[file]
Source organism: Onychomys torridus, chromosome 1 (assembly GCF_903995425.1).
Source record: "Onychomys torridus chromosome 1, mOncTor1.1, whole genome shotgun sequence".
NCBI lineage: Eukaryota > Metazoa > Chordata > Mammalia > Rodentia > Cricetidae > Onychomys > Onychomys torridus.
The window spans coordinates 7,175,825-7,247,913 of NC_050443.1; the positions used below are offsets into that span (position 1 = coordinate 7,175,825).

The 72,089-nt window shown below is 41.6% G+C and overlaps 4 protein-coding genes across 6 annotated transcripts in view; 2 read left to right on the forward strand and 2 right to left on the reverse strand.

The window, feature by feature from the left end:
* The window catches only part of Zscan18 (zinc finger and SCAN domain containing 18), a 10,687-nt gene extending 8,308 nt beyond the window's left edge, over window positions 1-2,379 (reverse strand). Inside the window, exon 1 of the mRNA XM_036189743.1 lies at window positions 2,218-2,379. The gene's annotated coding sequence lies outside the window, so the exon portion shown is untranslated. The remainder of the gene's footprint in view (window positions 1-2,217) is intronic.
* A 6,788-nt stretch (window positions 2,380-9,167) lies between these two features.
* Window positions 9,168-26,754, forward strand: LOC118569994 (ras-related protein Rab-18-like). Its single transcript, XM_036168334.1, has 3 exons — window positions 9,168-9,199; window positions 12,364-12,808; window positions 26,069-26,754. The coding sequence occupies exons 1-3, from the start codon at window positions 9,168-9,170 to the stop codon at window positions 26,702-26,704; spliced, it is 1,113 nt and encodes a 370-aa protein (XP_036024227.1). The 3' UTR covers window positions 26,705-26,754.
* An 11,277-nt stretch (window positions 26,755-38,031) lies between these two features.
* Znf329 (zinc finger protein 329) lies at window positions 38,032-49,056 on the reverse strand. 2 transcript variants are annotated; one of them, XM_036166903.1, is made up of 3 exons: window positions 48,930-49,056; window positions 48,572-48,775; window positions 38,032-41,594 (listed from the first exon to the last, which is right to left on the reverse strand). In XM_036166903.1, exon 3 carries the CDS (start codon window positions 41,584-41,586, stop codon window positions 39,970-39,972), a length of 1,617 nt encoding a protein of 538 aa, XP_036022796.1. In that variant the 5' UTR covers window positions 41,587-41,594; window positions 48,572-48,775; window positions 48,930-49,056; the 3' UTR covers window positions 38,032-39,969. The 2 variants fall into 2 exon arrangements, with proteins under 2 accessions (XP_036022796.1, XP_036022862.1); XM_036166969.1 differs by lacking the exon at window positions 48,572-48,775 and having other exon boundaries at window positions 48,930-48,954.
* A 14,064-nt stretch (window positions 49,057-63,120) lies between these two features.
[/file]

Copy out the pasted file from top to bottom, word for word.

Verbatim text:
Source organism: Onychomys torridus, chromosome 1 (assembly GCF_903995425.1).
Source record: "Onychomys torridus chromosome 1, mOncTor1.1, whole genome shotgun sequence".
NCBI lineage: Eukaryota > Metazoa > Chordata > Mammalia > Rodentia > Cricetidae > Onychomys > Onychomys torridus.
The window spans coordinates 7,175,825-7,247,913 of NC_050443.1; the positions used below are offsets into that span (position 1 = coordinate 7,175,825).

The 72,089-nt window shown below is 41.6% G+C and overlaps 4 protein-coding genes across 6 annotated transcripts in view; 2 read left to right on the forward strand and 2 right to left on the reverse strand.

The window, feature by feature from the left end:
* The window catches only part of Zscan18 (zinc finger and SCAN domain containing 18), a 10,687-nt gene extending 8,308 nt beyond the window's left edge, over window positions 1-2,379 (reverse strand). Inside the window, exon 1 of the mRNA XM_036189743.1 lies at window positions 2,218-2,379. The gene's annotated coding sequence lies outside the window, so the exon portion shown is untranslated. The remainder of the gene's footprint in view (window positions 1-2,217) is intronic.
* A 6,788-nt stretch (window positions 2,380-9,167) lies between these two features.
* Window positions 9,168-26,754, forward strand: LOC118569994 (ras-related protein Rab-18-like). Its single transcript, XM_036168334.1, has 3 exons — window positions 9,168-9,199; window positions 12,364-12,808; window positions 26,069-26,754. The coding sequence occupies exons 1-3, from the start codon at window positions 9,168-9,170 to the stop codon at window positions 26,702-26,704; spliced, it is 1,113 nt and encodes a 370-aa protein (XP_036024227.1). The 3' UTR covers window positions 26,705-26,754.
* An 11,277-nt stretch (window positions 26,755-38,031) lies between these two features.
* Znf329 (zinc finger protein 329) lies at window positions 38,032-49,056 on the reverse strand. 2 transcript variants are annotated; one of them, XM_036166903.1, is made up of 3 exons: window positions 48,930-49,056; window positions 48,572-48,775; window positions 38,032-41,594 (listed from the first exon to the last, which is right to left on the reverse strand). In XM_036166903.1, exon 3 carries the CDS (start codon window positions 41,584-41,586, stop codon window positions 39,970-39,972), a length of 1,617 nt encoding a protein of 538 aa, XP_036022796.1. In that variant the 5' UTR covers window positions 41,587-41,594; window positions 48,572-48,775; window positions 48,930-49,056; the 3' UTR covers window positions 38,032-39,969. The 2 variants fall into 2 exon arrangements, with proteins under 2 accessions (XP_036022796.1, XP_036022862.1); XM_036166969.1 differs by lacking the exon at window positions 48,572-48,775 and having other exon boundaries at window positions 48,930-48,954.
* A 14,064-nt stretch (window positions 49,057-63,120) lies between these two features.